I wasn't surprised by Agrium (NYSE:AGU) missing consensus Bay and Wall Street analyst expectations for Q3 adjusted EPS by a whopping 48 cents ($1.34 versus $1.82). The lowest analyst estimate was $1.45 per share. Oops….
Total revenues also missed, coming in at $2.962 billion versus an average estimate of $3.13 billion. All numbers in USD.
The stock was “ploughed under” today, closing at $95.58, down $11.57 on 5.8 million traded. The average daily volume on the NYSE is 1 million. The low of the day was $95.44. Another 2.33 million shares traded on Canadian exchanges. This was a high volume dumping of the stock.
While other analysts are now hastily zagging and reducing their targets for Agrium, I may start zigging again.
My forecasting record on Agrium and fellow nitrogen producer CF Industries (NYSE:CF) is unblemished, going back to fall 2010 at the latest, when I tipped both of them to rally strongly. CF was down 2.1% today, closing at $201.99, after announcing a strong Q3 earnings on Monday night.
The rally for nitrogen fertilizer producers had been extended in 2012 due to strong crop and nitrogen prices, up until recently. PotashCorp (NYSE:POT) and The Mosaic Company (NYSE:MOS) have already been in secular bear markets for reasons I have covered elsewhere.
On August 3, I predicted Agrium's stock would keep climbing (correct - went from $95 to a $108.42 high), due to their ability to increase the dividend (they did - to $2/per share) and the now completed $900 million share buyback for about 5% of the outstanding.
But I also warned the severe 2012 drought would play havoc on farmer behavior by the Fall, in this interview on BNN TV: here.
The shortfall announced today showed up both in the retail division, with sales down from $2.011 billion to $1.834 billion, a drop of $177 million or 8.8% q/q, and the potash segment of the wholesale division, with sales down $87 million, from $167 million to $80 million or a 52% drop.
U.S. farmers have been reluctant to put down crop nutrients down on parched soil. And they've not had to spray corn with fungicides when the corn has already been parched and mowed over or reaped for silage.
That would seem obvious to anyone that lives in an agricultural area (I do), unless the closest you have come to a farm has been pictures in magazines.
The lack of U.S. farmer enthusiasm to spend money right away was also tipped off by AGCO's (NYSE:AGCO) Q3 announced October 31. Here's the stock price chart:
Agrium's potash profit shortfall was caused by the Vanscoy potash mine being closed for eight weeks plus a delayed restart, for the first installation of the million ton expansion scheduled to come on line in the 2H of 2014.
Given Agrium couldn't produce more than 151,000 tons of potash, it had to buy it from the other two Canpotex participants, at lower margins, to fulfill their quota with Canpotex. Potash gross margin shrunk to $23 million versus $102 million.
The higher capital expenditures for the $2 billion budgeted Vanscoy mine and plant expansion probably caused higher depreciation and turnaround-related expense to cut into potash operating income, turning it into a loss. Agrium's total quarterly depreciation expense rose from $98 million to $128 million.
The good news could be since Canpotex's (international) sales have been weak to India and China (again, common knowledge due to PotashCorp's Q3 report two weeks ago), this was probably a good time to have your potash mine taken down.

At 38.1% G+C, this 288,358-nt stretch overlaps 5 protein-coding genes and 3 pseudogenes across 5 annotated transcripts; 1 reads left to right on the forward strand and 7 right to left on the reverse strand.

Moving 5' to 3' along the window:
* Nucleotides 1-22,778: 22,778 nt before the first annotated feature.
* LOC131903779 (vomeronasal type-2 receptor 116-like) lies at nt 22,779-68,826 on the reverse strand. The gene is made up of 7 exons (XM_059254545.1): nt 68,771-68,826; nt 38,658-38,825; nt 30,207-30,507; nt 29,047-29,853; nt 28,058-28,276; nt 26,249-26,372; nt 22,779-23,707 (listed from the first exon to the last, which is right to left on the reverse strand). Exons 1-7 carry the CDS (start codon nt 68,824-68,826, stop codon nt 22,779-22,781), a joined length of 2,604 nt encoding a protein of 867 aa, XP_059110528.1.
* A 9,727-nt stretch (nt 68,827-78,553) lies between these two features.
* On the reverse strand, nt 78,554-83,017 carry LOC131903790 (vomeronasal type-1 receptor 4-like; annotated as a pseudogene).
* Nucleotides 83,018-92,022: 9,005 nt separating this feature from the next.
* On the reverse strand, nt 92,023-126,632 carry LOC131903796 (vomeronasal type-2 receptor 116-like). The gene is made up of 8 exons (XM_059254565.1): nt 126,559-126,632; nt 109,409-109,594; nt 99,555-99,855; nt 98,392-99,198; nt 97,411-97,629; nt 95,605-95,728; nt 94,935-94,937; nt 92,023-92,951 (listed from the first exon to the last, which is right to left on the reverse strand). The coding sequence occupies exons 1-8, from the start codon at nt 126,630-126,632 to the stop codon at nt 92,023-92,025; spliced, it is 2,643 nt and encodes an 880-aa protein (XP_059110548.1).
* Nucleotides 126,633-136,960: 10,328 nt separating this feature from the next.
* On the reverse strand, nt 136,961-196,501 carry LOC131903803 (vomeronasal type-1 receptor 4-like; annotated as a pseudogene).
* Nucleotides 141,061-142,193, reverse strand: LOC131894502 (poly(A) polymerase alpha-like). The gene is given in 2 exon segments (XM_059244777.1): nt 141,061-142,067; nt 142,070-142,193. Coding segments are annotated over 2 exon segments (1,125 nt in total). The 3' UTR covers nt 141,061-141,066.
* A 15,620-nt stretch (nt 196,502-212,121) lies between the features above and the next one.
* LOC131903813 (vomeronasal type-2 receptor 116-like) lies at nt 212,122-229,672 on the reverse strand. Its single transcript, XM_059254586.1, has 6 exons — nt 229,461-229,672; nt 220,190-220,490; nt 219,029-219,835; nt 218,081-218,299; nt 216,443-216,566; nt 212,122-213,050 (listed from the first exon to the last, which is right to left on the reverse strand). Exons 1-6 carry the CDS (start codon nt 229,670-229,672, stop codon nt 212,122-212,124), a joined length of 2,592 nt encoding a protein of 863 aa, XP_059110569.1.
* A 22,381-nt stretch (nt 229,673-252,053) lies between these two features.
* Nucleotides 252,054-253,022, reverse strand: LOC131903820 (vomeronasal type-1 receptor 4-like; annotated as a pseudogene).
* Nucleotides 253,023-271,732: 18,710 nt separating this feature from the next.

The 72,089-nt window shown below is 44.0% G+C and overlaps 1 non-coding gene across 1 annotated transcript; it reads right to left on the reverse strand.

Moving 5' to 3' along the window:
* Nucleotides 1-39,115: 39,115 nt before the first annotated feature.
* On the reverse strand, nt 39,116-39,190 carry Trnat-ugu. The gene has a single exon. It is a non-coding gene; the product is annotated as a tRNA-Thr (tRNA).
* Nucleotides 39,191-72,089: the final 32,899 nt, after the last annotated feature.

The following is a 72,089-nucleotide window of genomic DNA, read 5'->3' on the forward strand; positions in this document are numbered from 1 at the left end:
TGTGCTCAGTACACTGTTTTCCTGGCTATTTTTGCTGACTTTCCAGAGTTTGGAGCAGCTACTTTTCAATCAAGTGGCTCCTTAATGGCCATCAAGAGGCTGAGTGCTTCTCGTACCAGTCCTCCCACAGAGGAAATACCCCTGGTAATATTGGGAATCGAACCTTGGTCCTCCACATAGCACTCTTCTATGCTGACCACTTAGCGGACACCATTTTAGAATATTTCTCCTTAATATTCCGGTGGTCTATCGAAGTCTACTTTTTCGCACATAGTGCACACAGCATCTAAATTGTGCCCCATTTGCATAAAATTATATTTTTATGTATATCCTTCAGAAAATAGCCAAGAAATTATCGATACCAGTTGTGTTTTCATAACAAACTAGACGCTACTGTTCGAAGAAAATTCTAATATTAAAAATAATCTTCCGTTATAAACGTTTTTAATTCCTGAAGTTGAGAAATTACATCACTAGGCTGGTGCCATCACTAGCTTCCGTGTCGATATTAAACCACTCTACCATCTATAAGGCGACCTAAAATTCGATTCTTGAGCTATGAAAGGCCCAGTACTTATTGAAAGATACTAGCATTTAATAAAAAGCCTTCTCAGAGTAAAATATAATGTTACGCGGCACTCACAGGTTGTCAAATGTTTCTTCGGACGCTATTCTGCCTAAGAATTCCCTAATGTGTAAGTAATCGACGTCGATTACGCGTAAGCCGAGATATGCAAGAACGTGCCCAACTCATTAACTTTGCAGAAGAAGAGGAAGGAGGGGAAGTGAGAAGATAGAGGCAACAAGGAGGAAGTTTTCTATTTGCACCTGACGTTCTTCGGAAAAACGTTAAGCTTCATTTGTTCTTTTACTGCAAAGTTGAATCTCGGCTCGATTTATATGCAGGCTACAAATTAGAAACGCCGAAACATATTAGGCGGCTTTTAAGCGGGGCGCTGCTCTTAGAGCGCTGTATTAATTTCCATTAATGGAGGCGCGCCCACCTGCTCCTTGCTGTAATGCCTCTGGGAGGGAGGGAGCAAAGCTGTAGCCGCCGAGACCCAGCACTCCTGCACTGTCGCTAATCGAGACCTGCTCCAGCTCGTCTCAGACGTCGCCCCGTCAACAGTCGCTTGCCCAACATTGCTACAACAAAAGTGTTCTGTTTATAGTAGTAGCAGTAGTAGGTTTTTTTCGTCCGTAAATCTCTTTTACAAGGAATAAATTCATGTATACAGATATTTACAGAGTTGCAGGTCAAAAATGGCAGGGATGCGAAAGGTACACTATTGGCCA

Nitrogen fertilizer sales were the bright spot in wholesale, with $548 million in sales versus $405 million last year's Q3, on 1.08 million metric tons at an average $517/mt versus 817,000 at 497/mt last year.
Nitrogen gross margin was a quarterly record $271 million versus $177 million q/q, up 53%. This was also boosted by great prices and volumes for nitrogen fertilizers, plus ultra low natural gas feedstock costs, plus their temporary ownership of 34% of the CFL plant in Medicine Hat, which is still pending approval for sale to CF Industries.
The phosphate segment was weak, with sales off from $217 to $183 million (15.7%) and gross margin shrinking to $47 million versus $82 million q/q, a drop of 42.7%). The culprit was higher phosphate rock and sulfur costs.
The ESN delayed-release nitrogen segment actually had a good quarter, with EBITDA adjusted for the closure of the Courtright facility, of $9 million versus $3 million reported last year.
Agrium earned only 80 cents in the basic EPS for Q3, or 54 cents less than adjusted earnings. It was reduced by a 29 cent charge for "environmental remediation liabilities."
Agrium had to provide $139 million for asset retirement obligations, mainly the decommissioning of a phosphogypsum stack at the Conda, Idaho phosphate facility. If you didn't know, "gypstacks" are nasty piles of slightly radioactive salts left over from making MAP and DAP.
Also deducted from Q3 adjusted earnings was 23 cents for share based compensation because the stock rose strongly during the quarter, and management get's a big piece of the action. This should reverse next quarter, giving the cloudy stock drop a silver lining at least if it continues.
The final 2 cents in adjustments were for the closure of an ESN facility in Courtright, Ontario, which is near Sarnia, Ontario, on the border with Michigan. I've been down there; it is a basically a strip of smelly chemical plants and refineries.
All, in all, I think today's Agrium earnings shortfall and stock drop were highly predictable.
I'd like to share with you where I think things are headed now, but I am afraid institutional fertilizer analysts have now started to read my material to improve their own forecasting track record.
If you want to get the low-down on where the "ferts" are headed, please send me an email or give me a call.